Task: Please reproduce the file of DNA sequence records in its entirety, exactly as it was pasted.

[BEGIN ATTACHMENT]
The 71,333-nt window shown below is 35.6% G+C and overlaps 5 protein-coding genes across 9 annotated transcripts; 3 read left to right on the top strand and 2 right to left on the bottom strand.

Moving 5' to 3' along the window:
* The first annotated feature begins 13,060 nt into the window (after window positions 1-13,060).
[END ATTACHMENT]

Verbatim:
The 71,333-nt window shown below is 35.6% G+C and overlaps 5 protein-coding genes across 9 annotated transcripts; 3 read left to right on the top strand and 2 right to left on the bottom strand.

Moving 5' to 3' along the window:
* The first annotated feature begins 13,060 nt into the window (after window positions 1-13,060).